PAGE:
Science blogs for intra-scientific community communication.
There's been some interesting chatter in the blogosphere about science blogging, or the addition of blog-like features to electronic scientific archives. We're not talking about scientists blogging to educate their students and/or the public (a topic ably discussed by Geeky Mom). Instead, the focus is on the potential of blogging (and allied communication tools) as a way for scientists to communicate with other scientists.
Last month, Clifford Johnson at Cosmic Variance considered the use of group blogs as a research tool. He pointed out some potentially valuable outcomes - a flow of information between scientists that has less to do with the professional status of the person writing and more to do with the content of the contribution, a setting where it is possible to bounce ideas off each other even if they are not fully baked, communications that are not bound by geography, speed (of course), and searchability. This last element is especially attractive for those of us who value the exchange of ideas at the water cooler (or at the hotel bar at the professional meeting) but have less-than-perfect recall. (I am usually the only one at the bar scribbling in my notebook.) The searchability of science blogs not only means that the great ideas can be recovered, but you can even figure out who came up with them (or contributed to them).
More recently, Sean Carroll, also blogging at Cosmic Variance, noted that arxiv, the electronic preprint repository for physicists, has joined the blogosphere by introducing trackbacks on abstracts in the arxiv. Quoth Carroll,
As blog readers know, an individual blog post can inform other blog posts that it is talking about them by leaving a “trackback” or “pingback” — basically, a way of saying “Hey, I’m talking about that stuff you said.” This helps people negotiate their way through the tangles of the blogosphere along threads of common interest. Now your blog post can send trackbacks to the abstracts of papers at the arxiv!
In other words, not only is the electronic preprint depository allowing lightning-quick sharing of information between scientists, but with trackbacks it is now letting scientists see who is reacting to these findings out there in the ether.
I'm a big fan of scientific communication. But there are some interesting dimensions of these developments in scientist-to-scientist communication. For instance, here's what Carroll says about arxiv.org versus the "traditional" scientific literature in physics:
Any time you write a paper, you send it to the arxiv, where its existence is beamed to the world the next day, and it is stored there in perpetuity. Along with the SPIRES service at SLAC, which keeps track of which papers have cited which other papers, physicists have a free, flexible, and easy-to-use web of literature that is instantly accessible to anyone. Most people these days post to the arxiv before they even send their paper to a journal, and some have stopped submitting to journals altogether. (I wish they all would, it would cut down on that annoying refereeing we all have to do.) And nobody actually reads the journals — they serve exclusively as ways to verify that your work has passed peer review.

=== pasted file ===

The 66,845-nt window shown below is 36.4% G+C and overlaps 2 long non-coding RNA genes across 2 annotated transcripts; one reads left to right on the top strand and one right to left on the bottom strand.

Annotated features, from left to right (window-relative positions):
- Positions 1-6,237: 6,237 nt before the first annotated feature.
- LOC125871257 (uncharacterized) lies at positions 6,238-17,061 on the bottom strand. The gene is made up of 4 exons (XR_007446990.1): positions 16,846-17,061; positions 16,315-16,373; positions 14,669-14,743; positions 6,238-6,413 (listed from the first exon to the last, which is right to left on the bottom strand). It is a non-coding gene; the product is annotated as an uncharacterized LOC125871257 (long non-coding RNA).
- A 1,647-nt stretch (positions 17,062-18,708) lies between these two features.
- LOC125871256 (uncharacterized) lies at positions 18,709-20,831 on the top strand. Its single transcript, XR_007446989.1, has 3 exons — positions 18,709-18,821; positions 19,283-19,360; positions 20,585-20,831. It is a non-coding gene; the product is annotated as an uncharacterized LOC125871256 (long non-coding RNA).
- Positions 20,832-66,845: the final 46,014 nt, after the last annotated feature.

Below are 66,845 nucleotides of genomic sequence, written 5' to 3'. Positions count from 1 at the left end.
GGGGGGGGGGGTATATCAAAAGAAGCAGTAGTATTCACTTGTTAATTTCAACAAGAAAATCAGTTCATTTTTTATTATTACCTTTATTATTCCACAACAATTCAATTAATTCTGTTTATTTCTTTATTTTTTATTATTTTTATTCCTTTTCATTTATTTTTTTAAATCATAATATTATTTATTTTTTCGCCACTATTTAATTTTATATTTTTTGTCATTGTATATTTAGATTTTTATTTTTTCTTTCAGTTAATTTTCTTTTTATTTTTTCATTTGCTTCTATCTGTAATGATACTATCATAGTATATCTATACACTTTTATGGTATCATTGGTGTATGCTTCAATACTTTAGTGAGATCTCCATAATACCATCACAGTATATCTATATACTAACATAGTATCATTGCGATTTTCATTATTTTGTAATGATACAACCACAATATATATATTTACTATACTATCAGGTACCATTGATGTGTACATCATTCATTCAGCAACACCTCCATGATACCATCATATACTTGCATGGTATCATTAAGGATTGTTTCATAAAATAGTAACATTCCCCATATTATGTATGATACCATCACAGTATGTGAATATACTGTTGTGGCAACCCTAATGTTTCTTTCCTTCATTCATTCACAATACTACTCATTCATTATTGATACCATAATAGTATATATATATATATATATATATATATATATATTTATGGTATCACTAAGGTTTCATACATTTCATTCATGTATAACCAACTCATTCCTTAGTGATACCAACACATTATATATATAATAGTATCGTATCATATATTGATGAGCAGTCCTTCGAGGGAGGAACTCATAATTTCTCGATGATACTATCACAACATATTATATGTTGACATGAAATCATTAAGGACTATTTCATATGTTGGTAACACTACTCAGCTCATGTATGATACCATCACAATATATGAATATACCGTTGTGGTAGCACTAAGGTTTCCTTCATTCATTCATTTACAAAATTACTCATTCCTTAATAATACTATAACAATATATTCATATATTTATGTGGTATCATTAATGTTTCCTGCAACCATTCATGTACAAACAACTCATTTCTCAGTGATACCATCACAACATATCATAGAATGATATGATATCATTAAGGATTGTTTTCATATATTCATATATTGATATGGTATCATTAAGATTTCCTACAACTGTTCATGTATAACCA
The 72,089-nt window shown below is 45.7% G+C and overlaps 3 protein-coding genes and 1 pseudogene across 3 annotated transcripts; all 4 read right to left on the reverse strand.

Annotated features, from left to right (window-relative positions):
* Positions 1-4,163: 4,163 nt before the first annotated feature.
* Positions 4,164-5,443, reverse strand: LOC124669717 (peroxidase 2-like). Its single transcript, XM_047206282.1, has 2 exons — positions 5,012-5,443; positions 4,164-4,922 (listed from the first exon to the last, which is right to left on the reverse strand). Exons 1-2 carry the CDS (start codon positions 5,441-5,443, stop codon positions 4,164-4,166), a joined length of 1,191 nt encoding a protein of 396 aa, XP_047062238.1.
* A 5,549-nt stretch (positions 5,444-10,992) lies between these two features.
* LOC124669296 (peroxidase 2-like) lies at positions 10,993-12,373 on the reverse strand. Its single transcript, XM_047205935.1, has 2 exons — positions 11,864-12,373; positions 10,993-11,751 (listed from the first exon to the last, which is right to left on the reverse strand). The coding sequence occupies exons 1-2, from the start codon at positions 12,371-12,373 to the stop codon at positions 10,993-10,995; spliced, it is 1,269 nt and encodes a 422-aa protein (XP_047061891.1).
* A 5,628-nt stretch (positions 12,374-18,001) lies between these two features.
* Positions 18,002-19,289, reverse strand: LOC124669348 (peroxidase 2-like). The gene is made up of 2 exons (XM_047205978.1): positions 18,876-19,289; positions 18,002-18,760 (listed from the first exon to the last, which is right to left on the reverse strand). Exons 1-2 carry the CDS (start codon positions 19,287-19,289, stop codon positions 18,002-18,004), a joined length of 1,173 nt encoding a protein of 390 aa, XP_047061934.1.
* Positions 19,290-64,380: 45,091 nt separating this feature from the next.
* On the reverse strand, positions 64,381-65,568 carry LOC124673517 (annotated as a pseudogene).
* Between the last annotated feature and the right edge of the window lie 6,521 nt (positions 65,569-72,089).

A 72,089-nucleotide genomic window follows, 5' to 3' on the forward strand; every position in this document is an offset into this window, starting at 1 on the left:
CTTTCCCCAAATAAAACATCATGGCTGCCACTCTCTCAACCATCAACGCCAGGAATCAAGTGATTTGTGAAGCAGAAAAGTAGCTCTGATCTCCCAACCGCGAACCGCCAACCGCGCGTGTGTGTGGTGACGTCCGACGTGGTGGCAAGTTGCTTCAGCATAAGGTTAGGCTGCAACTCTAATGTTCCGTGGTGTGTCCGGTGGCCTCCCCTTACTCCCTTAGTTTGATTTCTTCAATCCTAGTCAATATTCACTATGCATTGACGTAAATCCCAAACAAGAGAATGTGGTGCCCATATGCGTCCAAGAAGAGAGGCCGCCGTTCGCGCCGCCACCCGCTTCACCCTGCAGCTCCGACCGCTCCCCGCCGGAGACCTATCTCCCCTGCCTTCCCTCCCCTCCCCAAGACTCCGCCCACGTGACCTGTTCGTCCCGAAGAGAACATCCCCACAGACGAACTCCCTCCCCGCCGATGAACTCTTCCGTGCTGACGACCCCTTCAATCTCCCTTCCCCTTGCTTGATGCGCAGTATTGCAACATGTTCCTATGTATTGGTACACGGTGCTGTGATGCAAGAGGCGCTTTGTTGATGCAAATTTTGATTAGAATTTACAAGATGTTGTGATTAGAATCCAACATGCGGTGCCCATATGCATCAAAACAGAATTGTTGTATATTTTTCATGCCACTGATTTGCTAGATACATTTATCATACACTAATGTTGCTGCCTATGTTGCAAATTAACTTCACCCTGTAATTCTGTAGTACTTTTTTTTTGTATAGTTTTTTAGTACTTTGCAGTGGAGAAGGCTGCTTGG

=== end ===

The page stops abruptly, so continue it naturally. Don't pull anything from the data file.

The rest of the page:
So, it's not like you have to worry that keeping up with the blogs and electronic preprints is going to be a huge addition to your keeping-up-with-the-literature time, because scientists have pretty much given up on keeping up with the journals anyway. (I can't really criticize that. When I was in grad school, there was just one Journal of Physical Chemistry; now there are two and they come out weekly. Even if no one is reading the journals, it seems like the number of journals there are not to read keeps growing!)
But if the journals now function almost entirely as certifications of quality control (which, we all know, is connected to important real-life issues for the scientist like tenure, promotion, and funding), this points to a potential downside to the rapid communication blogospherical mode of scientific discourse: there may not be a great signal to noise ratio. Seriously, I've seen some preprints that are pretty crackpot. Mostly, they never make it past pre- to plain old print. But, if the idea is that electronic archives plus trackbacks plus blogs will make for scientific discourse where everyone gets a fair shake, we may end up with a whole lot of crap to wade through.
On the other hand, people in the blogosphere (especially scientists) don't seem to be shy about calling out crap when they see it. Indeed, if you're evaluating someone's crackpottery online, it seems, you're more likely to give a reasoned argument indicating wherein the crappiness lies than you might be, say, as an anonymous referee. After all, if someone thinks your diagnosis is crappy, they'll call you out for it. So, possibly the relative transparency of communication via the blogosphere will cure some of the problems of anonymous refereeing.
It's hard to know whether the pseudonymous (or semi-pseudonymous) blogging would serve to democratize scientific exchanges (since you don't always know who's senior and who's junior, who's at a prestigious institution and who's laboring in obscurity), or whether this would mostly enable people to give props to their own work (or to shiv their enemies without being called to account). I suppose, if this all catches on, that it's an empirical question ...